Three members of the BYU religion faculty — Susan Easton Black, Casey Paul Griffiths and Mary Jane Woodger — are teaming up to write a book on “The 100 Most Important Events in Latter-day Saint History.”
A Russian intelligence ship, capable of cutting undersea communications cables and other sensors, has been spotted by the U.S. military off the coast of Kings Bay, Ga., home to the U.S. Navy’s East Coast ballistic missile submarine fleet.
A House committee will hold next week the first congressional hearing on the Environmental Protection Agency’s Animas River spill, but administrator Gina McCarthy won’t be there.
The Obama administration announced more than $1 million in grants Wednesday to Planned Parenthood, banking on the women’s health care provider to help sell Obamacare to patients and defying congressional Republicans battling to end all public funding for the organization.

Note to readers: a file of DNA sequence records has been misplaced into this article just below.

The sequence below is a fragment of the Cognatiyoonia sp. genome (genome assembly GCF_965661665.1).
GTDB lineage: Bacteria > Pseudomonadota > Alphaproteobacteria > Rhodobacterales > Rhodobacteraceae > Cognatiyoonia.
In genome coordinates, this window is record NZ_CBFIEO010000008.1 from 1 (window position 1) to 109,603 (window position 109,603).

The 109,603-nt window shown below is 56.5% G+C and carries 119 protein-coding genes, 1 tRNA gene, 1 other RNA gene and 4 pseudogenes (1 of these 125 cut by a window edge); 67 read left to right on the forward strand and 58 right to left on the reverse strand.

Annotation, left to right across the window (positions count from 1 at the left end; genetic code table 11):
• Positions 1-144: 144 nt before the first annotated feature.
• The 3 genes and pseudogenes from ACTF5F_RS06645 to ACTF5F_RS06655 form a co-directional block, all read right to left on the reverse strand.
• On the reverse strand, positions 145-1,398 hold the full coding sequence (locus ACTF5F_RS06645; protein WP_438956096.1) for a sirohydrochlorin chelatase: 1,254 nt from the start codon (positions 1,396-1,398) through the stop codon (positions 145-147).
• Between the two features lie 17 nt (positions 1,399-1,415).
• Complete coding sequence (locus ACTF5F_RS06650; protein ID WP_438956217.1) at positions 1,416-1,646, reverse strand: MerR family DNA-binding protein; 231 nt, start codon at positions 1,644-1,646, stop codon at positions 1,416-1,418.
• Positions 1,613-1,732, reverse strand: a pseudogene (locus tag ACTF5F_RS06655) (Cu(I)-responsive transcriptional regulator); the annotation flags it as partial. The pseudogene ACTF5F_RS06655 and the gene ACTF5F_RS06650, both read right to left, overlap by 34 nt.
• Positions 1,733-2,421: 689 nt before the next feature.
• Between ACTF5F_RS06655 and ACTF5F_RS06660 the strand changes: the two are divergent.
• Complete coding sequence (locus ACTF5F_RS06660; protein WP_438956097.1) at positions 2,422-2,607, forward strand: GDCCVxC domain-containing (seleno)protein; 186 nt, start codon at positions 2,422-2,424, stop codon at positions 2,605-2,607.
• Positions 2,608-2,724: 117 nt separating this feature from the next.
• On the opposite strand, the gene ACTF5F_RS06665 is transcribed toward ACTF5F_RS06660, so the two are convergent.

Republican Rep. John Kline, a seven-term lawmaker and chairman of the House Education panel, announced Thursday he won’t seek re-election next year in a Minnesota district that has grown more politically competitive in recent years.
Five Chinese naval ships are currently positioned in the Bering Sea off the coast of Alaska, US officials confirm.
The Pentagon is set to announce later on Thursday that it will halt operations at nine labs that handle viruses and bacteria such as anthrax, USA Today reported, citing U.S. defense officials.
Prosecutor: Church shooting suspect to face death penalty
Police hunting the killers of an Illinois cop may have caught a break when a resident in the area of the murder turned over security footage that could have captured the individuals responsible.